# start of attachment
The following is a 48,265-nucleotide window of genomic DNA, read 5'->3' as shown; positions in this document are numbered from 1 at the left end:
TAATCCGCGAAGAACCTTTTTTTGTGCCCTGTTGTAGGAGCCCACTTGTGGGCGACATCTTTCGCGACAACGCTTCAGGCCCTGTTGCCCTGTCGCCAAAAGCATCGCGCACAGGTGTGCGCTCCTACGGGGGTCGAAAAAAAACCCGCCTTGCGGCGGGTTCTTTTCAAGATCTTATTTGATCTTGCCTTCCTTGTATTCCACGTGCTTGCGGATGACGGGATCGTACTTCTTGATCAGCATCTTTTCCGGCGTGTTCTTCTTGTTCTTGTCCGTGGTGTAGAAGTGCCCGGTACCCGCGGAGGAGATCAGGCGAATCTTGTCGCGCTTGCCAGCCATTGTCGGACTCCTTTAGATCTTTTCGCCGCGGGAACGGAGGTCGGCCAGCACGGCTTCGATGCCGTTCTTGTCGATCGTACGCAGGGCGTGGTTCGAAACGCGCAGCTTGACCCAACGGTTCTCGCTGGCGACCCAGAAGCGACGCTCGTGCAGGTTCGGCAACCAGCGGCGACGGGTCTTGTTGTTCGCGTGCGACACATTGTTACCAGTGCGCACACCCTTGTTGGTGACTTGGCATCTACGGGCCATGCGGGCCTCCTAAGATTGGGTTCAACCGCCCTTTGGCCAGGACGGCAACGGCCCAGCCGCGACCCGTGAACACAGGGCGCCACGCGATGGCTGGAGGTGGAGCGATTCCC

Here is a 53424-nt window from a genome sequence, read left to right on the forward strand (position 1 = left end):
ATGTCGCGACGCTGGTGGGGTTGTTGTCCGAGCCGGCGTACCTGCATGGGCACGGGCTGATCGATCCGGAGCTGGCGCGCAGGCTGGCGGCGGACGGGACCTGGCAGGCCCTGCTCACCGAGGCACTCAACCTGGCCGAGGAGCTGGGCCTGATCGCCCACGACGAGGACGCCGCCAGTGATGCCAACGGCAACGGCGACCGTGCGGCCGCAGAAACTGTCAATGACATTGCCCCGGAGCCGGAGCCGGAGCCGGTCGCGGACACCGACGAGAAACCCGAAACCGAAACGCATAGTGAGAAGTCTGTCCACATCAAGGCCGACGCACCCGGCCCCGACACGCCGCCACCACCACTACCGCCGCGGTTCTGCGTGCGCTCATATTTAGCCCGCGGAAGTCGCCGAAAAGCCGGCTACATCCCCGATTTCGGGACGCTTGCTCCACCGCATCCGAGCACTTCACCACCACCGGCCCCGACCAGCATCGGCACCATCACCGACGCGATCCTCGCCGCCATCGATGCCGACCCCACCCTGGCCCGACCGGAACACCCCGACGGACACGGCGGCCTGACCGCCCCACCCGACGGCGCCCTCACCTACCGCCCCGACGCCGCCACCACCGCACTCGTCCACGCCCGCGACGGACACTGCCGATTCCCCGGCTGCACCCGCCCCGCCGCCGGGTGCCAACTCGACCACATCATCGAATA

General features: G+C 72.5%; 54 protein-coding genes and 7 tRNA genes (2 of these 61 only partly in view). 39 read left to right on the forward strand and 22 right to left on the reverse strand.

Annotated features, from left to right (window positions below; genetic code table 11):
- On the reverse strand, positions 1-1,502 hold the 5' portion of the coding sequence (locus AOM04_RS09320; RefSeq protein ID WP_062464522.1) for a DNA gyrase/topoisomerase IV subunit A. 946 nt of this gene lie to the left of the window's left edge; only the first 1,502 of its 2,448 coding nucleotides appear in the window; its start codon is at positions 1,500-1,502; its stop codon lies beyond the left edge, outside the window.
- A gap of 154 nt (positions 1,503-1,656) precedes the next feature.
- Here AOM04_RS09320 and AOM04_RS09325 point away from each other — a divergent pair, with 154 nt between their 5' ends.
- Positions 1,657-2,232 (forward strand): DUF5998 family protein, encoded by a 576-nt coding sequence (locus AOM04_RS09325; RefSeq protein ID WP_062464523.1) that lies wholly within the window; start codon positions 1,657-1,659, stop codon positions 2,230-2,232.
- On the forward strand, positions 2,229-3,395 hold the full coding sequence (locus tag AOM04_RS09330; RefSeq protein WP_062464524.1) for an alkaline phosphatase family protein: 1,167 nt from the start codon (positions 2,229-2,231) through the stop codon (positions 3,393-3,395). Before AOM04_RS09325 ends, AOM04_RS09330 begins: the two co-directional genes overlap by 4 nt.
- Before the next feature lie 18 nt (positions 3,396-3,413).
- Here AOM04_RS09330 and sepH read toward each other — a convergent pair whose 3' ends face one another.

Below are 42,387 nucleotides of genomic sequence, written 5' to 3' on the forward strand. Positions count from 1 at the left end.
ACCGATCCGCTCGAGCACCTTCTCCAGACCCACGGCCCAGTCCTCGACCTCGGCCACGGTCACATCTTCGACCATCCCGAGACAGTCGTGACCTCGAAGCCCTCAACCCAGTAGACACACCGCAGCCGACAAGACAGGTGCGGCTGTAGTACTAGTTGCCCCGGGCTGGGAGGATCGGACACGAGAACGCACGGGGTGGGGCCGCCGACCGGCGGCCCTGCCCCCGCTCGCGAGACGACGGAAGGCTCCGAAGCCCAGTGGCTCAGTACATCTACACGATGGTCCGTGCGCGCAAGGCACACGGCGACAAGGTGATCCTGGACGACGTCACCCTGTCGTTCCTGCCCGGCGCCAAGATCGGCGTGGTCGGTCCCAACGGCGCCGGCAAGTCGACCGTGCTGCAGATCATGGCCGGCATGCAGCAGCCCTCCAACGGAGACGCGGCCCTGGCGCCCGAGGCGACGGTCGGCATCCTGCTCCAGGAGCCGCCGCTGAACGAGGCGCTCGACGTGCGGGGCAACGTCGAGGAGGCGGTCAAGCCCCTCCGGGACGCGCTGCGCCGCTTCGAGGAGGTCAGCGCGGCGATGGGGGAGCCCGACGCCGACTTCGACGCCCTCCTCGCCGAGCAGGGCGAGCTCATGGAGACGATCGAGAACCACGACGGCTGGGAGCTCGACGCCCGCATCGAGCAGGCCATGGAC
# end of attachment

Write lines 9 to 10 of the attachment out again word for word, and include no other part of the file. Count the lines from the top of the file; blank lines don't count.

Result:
- Here AOM04_RS09320 and AOM04_RS09325 point away from each other — a divergent pair, with 154 nt between their 5' ends.
- Positions 1,657-2,232 (forward strand): DUF5998 family protein, encoded by a 576-nt coding sequence (locus AOM04_RS09325; RefSeq protein ID WP_062464523.1) that lies wholly within the window; start codon positions 1,657-1,659, stop codon positions 2,230-2,232.